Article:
Posted by: kathandroger | November 26, 2017


The season of overeating has come round again-all too soon. The French love to eat, and eat well. And the French love to drink, and to drink well. We live in France, so we have to do as the locals do! I was honoured this year to receive an invitation from the local mayor to attend a Christmas dinner for the mature gentry of the commune. What it really means is that I have become a doddery old bugger who needs to be fed generously before the grim reaper arrives. I was pleased to attend yesterday, without the wife, who felt she was much too young, and anyway needed to take the dog to training classes. The dog, apparently, was a real pain in the backside, but I was very happy amongst the forty or so French elders of our village, together with the mayor and his happy team. The latter acted as waiters, and the food, contrary to my expectations, was excellent.IMG_0061The local auberge provided the meal, and whenever we have ate there we have been disappointed, but yesterday was excellent. Stuffed Quail after Fois Gras, then cheese and pud=great meal, especially with a special Bordeaux wine. I made a point of saying hello to all the people I didn’t know, and everyone was very friendly to the strange Anglais who has a metal giraffe looking over his garden wall. I found out lots about the village, and made lots of new friends, and the occasion only took the standard four hours for completion. When a French meal is over, after a brief chat, everyone seems to know that the time has come to depart, and it seems that everyone rises to leave at the same time! Strange but true; the French are the most regimented people I know.

And more eating today! Our cycle club had its annual Christmas Dinner in a local restaurant. The wife came today as well, and acted as chauffeurse, meaning I could sample the varied wines, a fresh Muscadet with the fish course and a muscular Bordeaux with the beautifully cooked beef.IMG_0068 (1)Again it was all over rapidly after four hours of chat and eating.

Eating is one of our daily pleasures. We are lucky enough to have our own vegetables, eggs, fruit and lamb, and despite Kaths’  excellent home cooking, we both love to eat out. The local restaurants have become very well known to us and make us very welcome. But how much food is enough? Both of us watch the weight, but it must be very easy to lose control, just like it is with alcohol. More and more of us are overweight and out of condition, possibly just due to our gluttony, but more likely to our lack of exercise as well. It is so easy to eat, and so difficult to get off the sofa and burn some calories. We all know which foods are likely to pile on the pounds, but they taste so good, and just one more cake won’t make a difference, will it? Obesity is one of the diseases of our time, and one so simple to confront. I used to tell people who claimed to put on weight when eating next to nothing that I wished my pigs were as good food converters as they were. I could become a millionaire by feeding them next to nothing and then sell them at the local market!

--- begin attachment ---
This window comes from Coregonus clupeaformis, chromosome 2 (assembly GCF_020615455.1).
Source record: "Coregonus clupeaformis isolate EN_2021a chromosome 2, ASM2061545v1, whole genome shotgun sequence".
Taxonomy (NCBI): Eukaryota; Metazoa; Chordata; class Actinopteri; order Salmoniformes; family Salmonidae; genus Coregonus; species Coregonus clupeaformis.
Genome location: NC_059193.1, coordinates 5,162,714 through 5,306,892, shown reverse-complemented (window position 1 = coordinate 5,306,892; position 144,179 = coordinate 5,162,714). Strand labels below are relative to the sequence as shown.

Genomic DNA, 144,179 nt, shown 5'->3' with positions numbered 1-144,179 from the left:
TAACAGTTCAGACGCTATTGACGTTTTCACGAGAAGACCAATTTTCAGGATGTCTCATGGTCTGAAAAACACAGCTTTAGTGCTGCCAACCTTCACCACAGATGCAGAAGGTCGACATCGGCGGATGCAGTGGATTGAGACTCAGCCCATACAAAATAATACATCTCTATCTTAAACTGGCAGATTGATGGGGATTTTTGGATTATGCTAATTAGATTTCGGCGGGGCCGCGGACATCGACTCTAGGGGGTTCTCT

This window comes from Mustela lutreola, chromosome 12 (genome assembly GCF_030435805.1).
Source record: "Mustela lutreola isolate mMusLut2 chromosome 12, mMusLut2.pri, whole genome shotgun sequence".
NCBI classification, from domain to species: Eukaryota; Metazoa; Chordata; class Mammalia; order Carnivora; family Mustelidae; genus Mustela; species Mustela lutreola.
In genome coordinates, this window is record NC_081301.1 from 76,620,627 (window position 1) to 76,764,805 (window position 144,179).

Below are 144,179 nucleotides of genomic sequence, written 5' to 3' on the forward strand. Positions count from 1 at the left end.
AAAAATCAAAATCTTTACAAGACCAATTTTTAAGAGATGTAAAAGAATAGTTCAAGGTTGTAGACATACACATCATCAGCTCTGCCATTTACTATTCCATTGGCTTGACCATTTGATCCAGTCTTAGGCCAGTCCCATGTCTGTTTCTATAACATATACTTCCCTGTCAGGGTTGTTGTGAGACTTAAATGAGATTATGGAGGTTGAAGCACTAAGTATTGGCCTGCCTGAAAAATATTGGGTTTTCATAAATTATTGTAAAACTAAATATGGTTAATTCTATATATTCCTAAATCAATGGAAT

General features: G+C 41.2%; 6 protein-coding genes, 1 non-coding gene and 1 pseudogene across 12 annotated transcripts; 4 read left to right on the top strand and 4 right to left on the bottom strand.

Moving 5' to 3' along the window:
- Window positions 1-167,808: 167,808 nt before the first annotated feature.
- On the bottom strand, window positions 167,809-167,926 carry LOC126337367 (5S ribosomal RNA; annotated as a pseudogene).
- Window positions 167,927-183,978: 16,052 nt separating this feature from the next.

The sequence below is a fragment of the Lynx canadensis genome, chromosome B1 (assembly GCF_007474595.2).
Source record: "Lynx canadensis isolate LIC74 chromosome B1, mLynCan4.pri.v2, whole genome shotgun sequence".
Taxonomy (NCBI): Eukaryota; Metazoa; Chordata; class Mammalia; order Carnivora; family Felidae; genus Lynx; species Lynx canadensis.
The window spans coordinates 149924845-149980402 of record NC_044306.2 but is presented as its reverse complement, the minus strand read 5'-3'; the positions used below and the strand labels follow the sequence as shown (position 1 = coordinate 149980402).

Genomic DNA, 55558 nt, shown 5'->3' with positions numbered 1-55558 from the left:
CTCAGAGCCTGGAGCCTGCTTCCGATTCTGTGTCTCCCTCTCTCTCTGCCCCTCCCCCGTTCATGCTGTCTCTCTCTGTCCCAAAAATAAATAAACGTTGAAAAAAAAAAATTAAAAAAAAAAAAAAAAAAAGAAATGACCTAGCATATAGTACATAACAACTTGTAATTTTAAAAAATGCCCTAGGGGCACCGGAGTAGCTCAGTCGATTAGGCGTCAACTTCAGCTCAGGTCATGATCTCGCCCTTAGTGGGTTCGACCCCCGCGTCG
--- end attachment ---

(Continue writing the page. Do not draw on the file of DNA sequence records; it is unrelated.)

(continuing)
So we will continue to eat the local treats, but counter the extra calories with less meals at other times, and more biking, swimming and walking the dog. Poor little thing will be complaining to the local Animal Rescue!




  1. Great blog Roger! Having read it I am now feeling hungry……and very guilty at not exercising enough!!
    Pete and I love the food in France. We had a wonderful holiday in the south of France last year and can honestly say we didn’t have one meal we didn’t like.
    Lovely to see you and Kath are so happy in France.

    • Bonjour Sharon, pleased all is well with you and do come and see us next time you are in France. A good walk in lovely Dorset is all the exercise you need!

  2. Intermittent fasting works well for us. Restrict calories to 600 for the day two or three times a week, eat whatever you like the other days. Easy to manage and effective to the point that I often look forward to fast days!

    • Your determination amazes me! I don’t think we could manage fasting for more than an afternoon. But if it works don’t change it!

  3. Well said Roger, just the other day I had a rant on Facebook about people complaining about underfunding in the NHS, when Type 2 diabetes accounts for 10% of the total budget! We need a wholesale change to the population’s attitude to being responsible for oneself, and to stop trying to blame somebody else. And yes, I have been going to the gym now I can’t get on the allotment so much!

    • Bonjour Tim, good to hear all is well with you. Look forward to seeing you next year perhaps? Regards to Jane.

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